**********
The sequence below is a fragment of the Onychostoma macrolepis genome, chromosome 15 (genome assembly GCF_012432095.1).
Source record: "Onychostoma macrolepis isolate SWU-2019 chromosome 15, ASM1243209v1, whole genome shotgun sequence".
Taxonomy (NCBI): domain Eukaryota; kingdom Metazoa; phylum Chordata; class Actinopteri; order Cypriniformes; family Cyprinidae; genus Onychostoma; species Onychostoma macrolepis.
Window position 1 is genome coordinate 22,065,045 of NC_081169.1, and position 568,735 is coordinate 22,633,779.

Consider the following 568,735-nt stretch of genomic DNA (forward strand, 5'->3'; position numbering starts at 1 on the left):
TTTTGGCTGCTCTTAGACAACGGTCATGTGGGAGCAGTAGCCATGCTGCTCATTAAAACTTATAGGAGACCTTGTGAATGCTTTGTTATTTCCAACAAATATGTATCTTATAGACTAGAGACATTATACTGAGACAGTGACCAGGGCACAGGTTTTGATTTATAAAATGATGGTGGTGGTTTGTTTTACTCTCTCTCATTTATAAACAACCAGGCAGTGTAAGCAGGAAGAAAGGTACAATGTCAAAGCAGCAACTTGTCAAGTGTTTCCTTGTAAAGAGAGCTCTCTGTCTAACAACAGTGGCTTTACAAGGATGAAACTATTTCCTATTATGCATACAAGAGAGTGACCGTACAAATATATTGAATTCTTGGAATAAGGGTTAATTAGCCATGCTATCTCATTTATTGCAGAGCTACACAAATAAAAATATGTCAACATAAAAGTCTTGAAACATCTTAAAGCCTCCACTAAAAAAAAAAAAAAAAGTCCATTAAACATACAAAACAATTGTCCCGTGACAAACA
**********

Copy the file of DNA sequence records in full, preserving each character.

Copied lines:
The sequence below is a fragment of the Onychostoma macrolepis genome, chromosome 15 (genome assembly GCF_012432095.1).
Source record: "Onychostoma macrolepis isolate SWU-2019 chromosome 15, ASM1243209v1, whole genome shotgun sequence".
Taxonomy (NCBI): domain Eukaryota; kingdom Metazoa; phylum Chordata; class Actinopteri; order Cypriniformes; family Cyprinidae; genus Onychostoma; species Onychostoma macrolepis.
Window position 1 is genome coordinate 22,065,045 of NC_081169.1, and position 568,735 is coordinate 22,633,779.

Consider the following 568,735-nt stretch of genomic DNA (forward strand, 5'->3'; position numbering starts at 1 on the left):
TTTTGGCTGCTCTTAGACAACGGTCATGTGGGAGCAGTAGCCATGCTGCTCATTAAAACTTATAGGAGACCTTGTGAATGCTTTGTTATTTCCAACAAATATGTATCTTATAGACTAGAGACATTATACTGAGACAGTGACCAGGGCACAGGTTTTGATTTATAAAATGATGGTGGTGGTTTGTTTTACTCTCTCTCATTTATAAACAACCAGGCAGTGTAAGCAGGAAGAAAGGTACAATGTCAAAGCAGCAACTTGTCAAGTGTTTCCTTGTAAAGAGAGCTCTCTGTCTAACAACAGTGGCTTTACAAGGATGAAACTATTTCCTATTATGCATACAAGAGAGTGACCGTACAAATATATTGAATTCTTGGAATAAGGGTTAATTAGCCATGCTATCTCATTTATTGCAGAGCTACACAAATAAAAATATGTCAACATAAAAGTCTTGAAACATCTTAAAGCCTCCACTAAAAAAAAAAAAAAAAGTCCATTAAACATACAAAACAATTGTCCCGTGACAAACA